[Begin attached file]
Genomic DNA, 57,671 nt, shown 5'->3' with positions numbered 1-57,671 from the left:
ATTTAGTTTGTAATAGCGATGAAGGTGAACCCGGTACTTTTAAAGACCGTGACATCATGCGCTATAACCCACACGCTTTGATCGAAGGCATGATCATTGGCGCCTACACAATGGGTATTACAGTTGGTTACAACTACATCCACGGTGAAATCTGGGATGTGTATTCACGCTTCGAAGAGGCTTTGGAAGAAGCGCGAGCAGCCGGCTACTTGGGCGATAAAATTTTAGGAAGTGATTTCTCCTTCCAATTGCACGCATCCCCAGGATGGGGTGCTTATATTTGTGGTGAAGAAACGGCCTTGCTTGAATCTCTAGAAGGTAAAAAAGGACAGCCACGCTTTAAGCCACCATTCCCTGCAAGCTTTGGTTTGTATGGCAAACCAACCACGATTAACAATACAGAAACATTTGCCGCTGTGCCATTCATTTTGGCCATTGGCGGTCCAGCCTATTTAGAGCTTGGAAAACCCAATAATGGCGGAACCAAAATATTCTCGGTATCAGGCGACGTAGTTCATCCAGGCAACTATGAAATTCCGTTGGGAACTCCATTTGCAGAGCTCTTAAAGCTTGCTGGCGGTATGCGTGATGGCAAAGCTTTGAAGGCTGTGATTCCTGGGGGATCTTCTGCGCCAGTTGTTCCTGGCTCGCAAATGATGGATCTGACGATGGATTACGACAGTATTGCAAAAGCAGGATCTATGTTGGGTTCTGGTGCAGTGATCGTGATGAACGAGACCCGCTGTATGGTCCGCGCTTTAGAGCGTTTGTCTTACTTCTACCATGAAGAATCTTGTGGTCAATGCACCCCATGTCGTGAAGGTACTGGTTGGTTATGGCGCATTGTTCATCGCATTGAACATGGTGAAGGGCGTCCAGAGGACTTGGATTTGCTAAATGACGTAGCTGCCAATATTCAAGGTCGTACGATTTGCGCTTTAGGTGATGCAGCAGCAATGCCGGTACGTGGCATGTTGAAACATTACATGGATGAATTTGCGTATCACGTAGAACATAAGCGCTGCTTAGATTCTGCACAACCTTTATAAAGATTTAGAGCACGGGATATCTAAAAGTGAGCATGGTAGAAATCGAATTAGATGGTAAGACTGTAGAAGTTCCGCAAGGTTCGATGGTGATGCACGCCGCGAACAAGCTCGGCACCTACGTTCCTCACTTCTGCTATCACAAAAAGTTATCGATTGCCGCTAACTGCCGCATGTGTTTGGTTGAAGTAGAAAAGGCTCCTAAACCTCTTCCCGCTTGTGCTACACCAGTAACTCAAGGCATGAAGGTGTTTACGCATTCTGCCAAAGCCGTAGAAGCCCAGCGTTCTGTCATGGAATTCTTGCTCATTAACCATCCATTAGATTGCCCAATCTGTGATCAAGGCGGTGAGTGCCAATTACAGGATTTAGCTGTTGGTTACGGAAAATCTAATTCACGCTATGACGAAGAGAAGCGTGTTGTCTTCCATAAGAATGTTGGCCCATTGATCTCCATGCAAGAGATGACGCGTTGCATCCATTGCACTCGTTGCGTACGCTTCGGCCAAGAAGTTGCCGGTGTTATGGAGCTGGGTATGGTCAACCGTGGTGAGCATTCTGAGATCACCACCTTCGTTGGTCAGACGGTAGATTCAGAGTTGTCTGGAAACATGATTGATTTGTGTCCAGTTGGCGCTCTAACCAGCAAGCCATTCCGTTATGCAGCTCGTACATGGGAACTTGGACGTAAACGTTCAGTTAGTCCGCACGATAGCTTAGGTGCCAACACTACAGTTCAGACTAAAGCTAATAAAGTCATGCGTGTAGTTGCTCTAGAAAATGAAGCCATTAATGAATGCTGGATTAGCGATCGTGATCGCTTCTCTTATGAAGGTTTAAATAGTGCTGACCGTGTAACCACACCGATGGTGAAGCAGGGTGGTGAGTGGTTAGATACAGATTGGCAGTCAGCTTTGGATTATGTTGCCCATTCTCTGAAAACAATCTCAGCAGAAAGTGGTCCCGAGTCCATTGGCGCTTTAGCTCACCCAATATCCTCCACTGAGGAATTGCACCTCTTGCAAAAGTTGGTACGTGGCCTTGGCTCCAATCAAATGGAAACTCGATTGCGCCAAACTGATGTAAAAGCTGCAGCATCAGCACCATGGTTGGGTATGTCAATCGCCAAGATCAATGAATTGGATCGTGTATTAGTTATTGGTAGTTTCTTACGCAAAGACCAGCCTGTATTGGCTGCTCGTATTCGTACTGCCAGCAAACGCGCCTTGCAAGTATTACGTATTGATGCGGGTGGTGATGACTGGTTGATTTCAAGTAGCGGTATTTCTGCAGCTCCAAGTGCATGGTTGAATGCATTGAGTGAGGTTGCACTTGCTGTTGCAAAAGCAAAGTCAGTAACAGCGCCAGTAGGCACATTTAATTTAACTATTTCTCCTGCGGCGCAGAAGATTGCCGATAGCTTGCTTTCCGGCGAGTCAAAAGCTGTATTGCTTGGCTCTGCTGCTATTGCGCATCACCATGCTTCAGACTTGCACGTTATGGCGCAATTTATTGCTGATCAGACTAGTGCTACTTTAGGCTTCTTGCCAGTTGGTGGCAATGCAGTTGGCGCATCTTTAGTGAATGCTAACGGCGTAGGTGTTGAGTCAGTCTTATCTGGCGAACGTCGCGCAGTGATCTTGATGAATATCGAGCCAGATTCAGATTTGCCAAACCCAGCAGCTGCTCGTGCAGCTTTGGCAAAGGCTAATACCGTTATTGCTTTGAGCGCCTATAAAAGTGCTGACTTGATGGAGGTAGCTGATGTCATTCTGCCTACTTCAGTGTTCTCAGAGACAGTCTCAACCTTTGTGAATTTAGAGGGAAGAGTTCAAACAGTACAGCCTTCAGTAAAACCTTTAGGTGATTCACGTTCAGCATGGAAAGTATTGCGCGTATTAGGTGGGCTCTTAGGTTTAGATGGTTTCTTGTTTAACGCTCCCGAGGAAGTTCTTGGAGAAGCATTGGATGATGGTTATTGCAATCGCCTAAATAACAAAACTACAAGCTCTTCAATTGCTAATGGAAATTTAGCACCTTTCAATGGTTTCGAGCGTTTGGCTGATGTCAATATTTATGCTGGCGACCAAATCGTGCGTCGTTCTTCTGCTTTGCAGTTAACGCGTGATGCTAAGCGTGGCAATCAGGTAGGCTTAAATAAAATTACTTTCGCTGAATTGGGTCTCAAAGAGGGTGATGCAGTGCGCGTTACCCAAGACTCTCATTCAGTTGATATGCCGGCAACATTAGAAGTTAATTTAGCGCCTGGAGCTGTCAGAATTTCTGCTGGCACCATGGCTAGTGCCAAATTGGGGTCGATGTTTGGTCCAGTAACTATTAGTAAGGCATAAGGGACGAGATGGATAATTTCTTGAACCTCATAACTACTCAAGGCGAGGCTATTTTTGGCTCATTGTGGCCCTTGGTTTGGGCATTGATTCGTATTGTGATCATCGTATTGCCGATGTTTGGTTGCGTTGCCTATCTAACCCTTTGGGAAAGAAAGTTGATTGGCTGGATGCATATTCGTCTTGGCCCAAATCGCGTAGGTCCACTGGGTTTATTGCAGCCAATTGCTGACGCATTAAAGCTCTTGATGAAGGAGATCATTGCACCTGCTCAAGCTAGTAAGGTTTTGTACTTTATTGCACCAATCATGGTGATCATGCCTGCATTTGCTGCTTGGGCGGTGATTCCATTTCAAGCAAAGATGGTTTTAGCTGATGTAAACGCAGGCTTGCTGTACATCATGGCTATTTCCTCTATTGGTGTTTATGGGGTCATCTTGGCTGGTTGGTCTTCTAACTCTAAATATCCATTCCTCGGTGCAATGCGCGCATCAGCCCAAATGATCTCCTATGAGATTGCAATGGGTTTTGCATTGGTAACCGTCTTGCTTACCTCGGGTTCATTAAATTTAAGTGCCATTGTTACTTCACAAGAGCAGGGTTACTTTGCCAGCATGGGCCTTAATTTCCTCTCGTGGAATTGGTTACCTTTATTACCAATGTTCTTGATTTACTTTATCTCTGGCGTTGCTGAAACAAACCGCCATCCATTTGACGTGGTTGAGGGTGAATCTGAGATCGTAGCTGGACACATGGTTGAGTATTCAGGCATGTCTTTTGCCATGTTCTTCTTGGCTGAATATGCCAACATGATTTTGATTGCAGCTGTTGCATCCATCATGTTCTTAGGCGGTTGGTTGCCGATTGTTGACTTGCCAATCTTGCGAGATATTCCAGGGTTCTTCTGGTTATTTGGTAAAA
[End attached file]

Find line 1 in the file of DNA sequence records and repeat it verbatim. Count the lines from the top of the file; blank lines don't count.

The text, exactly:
Genomic DNA, 57,671 nt, shown 5'->3' with positions numbered 1-57,671 from the left: